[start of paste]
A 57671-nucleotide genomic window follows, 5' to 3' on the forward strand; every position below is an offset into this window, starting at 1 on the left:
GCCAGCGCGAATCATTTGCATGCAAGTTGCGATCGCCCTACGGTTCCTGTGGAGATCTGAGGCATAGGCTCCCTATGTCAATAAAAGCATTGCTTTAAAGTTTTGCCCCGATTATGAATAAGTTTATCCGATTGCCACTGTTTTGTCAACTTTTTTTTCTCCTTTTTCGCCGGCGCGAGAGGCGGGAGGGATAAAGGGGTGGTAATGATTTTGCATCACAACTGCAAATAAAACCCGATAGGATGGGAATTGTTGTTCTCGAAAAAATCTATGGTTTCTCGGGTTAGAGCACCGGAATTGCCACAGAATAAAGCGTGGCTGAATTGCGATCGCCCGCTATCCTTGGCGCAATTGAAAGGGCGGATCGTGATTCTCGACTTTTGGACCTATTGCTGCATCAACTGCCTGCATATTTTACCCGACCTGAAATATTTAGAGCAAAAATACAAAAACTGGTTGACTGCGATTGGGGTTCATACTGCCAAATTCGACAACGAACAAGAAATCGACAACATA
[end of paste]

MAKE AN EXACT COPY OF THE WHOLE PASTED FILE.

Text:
A 57671-nucleotide genomic window follows, 5' to 3' on the forward strand; every position below is an offset into this window, starting at 1 on the left:
GCCAGCGCGAATCATTTGCATGCAAGTTGCGATCGCCCTACGGTTCCTGTGGAGATCTGAGGCATAGGCTCCCTATGTCAATAAAAGCATTGCTTTAAAGTTTTGCCCCGATTATGAATAAGTTTATCCGATTGCCACTGTTTTGTCAACTTTTTTTTCTCCTTTTTCGCCGGCGCGAGAGGCGGGAGGGATAAAGGGGTGGTAATGATTTTGCATCACAACTGCAAATAAAACCCGATAGGATGGGAATTGTTGTTCTCGAAAAAATCTATGGTTTCTCGGGTTAGAGCACCGGAATTGCCACAGAATAAAGCGTGGCTGAATTGCGATCGCCCGCTATCCTTGGCGCAATTGAAAGGGCGGATCGTGATTCTCGACTTTTGGACCTATTGCTGCATCAACTGCCTGCATATTTTACCCGACCTGAAATATTTAGAGCAAAAATACAAAAACTGGTTGACTGCGATTGGGGTTCATACTGCCAAATTCGACAACGAACAAGAAATCGACAACATA